There are several polite ways to turn down a request for money. If a friend or relative asks for money, you might be eager to help. But given your own financial situation, giving a loan can prove challenging. You want to help, but at the same time you don't want to complicate your own personal finances. Fortunately, there are ways around this situation. Here are seven ways to turn down a request for money.
1 Sympathize with Their Situation
Being sympathetic is one of the best ways to turn down a request for money. Listen to your friend or relative as she expresses herself. Even if you're unable to lend a helping hand, providing a listening ear can give the encouragement and support they need. Don't quickly change the subject or bring up other topics. The other person may see through this trick.
2 Be Honest
You can be honest with the person without divulging too much. For example, about three years ago a certain friend was constantly asking us to borrow money. Even though she always repaid the loans, the requests became annoying. After a while I finally said, “we had some unexpected expenses pop up and we can't lend any money right now. It was the truth, and I was able to say no without sharing too much of our personal information.
3 Don’t Make Promises You Can't Keep
If you don't have money to lend, don't tell the person that you’ll help in a few days or a week. This gives the person false expectations. If you know that you can't afford to give a loan — or if you simply prefer not to — be honest from the beginning.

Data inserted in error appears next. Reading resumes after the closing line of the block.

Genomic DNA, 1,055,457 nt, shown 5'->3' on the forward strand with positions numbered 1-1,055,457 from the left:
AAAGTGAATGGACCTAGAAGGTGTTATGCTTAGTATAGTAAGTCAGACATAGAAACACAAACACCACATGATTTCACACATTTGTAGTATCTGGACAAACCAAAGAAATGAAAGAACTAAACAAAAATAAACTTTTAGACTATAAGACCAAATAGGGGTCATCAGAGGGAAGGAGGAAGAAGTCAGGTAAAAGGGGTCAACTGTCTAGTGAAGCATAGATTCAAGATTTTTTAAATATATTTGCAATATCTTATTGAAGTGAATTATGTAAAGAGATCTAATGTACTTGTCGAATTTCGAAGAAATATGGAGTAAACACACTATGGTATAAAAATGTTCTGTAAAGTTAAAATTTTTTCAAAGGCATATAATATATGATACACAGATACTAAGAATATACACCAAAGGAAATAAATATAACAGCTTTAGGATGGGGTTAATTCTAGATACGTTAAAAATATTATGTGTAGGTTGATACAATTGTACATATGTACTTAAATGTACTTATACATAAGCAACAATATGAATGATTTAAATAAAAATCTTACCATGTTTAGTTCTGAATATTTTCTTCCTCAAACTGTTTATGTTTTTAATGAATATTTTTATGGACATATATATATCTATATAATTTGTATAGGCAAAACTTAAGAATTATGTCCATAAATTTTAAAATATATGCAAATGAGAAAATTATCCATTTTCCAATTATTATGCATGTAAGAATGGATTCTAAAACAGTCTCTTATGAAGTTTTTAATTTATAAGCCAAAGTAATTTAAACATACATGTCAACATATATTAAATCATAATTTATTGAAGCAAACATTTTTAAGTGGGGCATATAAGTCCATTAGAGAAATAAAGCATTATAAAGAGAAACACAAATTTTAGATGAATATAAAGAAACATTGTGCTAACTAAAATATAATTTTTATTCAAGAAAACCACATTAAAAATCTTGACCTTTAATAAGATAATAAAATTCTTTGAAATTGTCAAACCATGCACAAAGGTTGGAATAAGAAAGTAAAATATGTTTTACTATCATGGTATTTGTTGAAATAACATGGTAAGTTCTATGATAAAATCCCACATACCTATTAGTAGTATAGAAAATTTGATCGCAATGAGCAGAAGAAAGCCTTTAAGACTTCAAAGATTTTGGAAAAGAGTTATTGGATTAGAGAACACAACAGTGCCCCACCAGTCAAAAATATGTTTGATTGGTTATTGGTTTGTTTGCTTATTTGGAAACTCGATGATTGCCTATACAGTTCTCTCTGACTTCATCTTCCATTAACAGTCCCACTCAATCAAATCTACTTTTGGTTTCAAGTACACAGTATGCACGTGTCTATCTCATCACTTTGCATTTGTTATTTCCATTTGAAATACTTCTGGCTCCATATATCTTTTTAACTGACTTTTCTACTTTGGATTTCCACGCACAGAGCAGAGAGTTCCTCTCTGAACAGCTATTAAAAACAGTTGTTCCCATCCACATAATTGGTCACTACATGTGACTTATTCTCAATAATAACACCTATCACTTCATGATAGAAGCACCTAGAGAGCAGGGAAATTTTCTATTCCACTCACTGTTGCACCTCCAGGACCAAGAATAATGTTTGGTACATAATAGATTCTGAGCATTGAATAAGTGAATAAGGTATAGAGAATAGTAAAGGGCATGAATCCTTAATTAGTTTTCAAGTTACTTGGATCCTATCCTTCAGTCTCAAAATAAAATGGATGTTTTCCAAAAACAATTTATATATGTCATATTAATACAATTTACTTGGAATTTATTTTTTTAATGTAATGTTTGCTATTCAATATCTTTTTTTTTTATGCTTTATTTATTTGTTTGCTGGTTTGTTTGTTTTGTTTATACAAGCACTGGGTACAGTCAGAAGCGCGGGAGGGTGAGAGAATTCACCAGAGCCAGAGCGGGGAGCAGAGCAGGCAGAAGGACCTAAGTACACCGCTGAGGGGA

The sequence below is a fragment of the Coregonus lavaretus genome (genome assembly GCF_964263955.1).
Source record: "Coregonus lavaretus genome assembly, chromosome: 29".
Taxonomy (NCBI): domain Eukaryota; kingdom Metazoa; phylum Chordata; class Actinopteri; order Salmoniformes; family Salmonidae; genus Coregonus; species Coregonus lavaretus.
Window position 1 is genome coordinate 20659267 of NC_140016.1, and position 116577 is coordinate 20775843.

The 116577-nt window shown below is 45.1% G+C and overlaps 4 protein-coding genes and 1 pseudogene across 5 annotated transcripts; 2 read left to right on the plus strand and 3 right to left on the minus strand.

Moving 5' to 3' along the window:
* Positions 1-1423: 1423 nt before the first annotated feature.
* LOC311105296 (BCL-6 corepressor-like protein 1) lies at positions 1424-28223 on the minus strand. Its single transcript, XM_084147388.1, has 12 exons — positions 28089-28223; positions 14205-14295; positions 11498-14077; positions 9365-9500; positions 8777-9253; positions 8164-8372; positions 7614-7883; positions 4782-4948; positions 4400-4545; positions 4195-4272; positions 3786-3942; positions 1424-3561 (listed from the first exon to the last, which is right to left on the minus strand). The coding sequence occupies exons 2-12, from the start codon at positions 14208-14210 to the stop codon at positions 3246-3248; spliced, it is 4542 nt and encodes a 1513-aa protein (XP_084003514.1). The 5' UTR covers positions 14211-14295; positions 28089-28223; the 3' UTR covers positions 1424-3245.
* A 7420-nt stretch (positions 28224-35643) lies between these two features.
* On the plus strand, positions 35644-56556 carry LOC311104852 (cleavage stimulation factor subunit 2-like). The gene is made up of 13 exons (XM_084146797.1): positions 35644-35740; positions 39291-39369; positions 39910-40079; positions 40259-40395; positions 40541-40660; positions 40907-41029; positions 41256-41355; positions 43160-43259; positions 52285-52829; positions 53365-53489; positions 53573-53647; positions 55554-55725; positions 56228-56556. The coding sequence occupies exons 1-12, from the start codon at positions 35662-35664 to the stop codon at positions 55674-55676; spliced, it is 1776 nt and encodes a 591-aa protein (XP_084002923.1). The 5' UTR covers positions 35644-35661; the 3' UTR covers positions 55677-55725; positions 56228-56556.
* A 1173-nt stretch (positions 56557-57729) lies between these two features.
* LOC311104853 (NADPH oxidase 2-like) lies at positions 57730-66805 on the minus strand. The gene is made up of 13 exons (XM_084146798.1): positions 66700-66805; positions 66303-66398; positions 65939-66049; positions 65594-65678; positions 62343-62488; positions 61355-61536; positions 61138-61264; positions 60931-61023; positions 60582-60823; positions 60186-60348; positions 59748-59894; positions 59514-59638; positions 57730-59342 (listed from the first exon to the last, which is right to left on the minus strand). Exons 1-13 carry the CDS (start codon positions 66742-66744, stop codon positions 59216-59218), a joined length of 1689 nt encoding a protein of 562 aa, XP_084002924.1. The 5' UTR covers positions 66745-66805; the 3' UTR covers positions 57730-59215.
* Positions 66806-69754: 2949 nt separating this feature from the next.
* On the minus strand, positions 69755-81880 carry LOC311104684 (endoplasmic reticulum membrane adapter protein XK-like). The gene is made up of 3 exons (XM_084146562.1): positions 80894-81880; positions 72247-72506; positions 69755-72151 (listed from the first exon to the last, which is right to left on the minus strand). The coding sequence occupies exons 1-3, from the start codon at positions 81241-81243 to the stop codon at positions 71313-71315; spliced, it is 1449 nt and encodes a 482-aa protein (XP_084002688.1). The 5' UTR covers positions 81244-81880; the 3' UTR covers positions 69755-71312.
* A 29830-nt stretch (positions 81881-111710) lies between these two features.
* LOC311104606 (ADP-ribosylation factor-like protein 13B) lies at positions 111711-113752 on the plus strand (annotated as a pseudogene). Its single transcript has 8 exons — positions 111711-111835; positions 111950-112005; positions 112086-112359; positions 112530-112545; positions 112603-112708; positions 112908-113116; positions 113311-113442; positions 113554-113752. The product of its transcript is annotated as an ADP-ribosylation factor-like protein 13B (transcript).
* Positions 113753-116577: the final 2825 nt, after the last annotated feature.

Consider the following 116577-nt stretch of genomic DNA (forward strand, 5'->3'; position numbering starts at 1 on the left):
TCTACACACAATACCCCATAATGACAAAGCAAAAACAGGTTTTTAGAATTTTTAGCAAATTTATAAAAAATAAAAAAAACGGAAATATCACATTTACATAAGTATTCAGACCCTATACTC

4 Respond to a Request within 24 Hours
Additionally, don't keep the person hanging. If someone asks for money, they probably have an urgent need. Therefore, if you receive a voicemail, a phone call or a text message asking for financial help, as a courtesy respond within one day. The sooner you get in touch with the person, the sooner she can find a solution to her financial troubles.
5 Offer Suggestions
If you can't lend money to a friend or relative, maybe you can brainstorm possible solutions with the person. How did you get through tough times? Maybe there are safe, alternative lending solutions that the person hasn’t considered. Or perhaps you know about opportunities that can help the person generate quick cash to solve their financial problems. Giving sound financial advice can be just as good as going into your pocket.
6 Be Firm
After politely telling someone you cannot offer a loan, the person may persist with their request. Don't give in. It's important that you remain firm. Being firm does not imply being impolite.
If you can't lend someone money, the person may seek a personal loan and ask you to cosign. Cosigning a loan is a big decision, and you'll need to fully weigh the pros and cons. On one hand, cosigning might help the person solve his financial problems. But on the other hand, you're also responsible for this loan. Only cosign if you're prepared to make the monthly payments if the other person defaults.
We live in tough economic times, and as more people deal with layoffs and other financial issues, requests for money may increase. Lending money is a personal decision, yet you shouldn't feel obligated if you’re cash-strapped. What are other ways to politely turn down requests for money?
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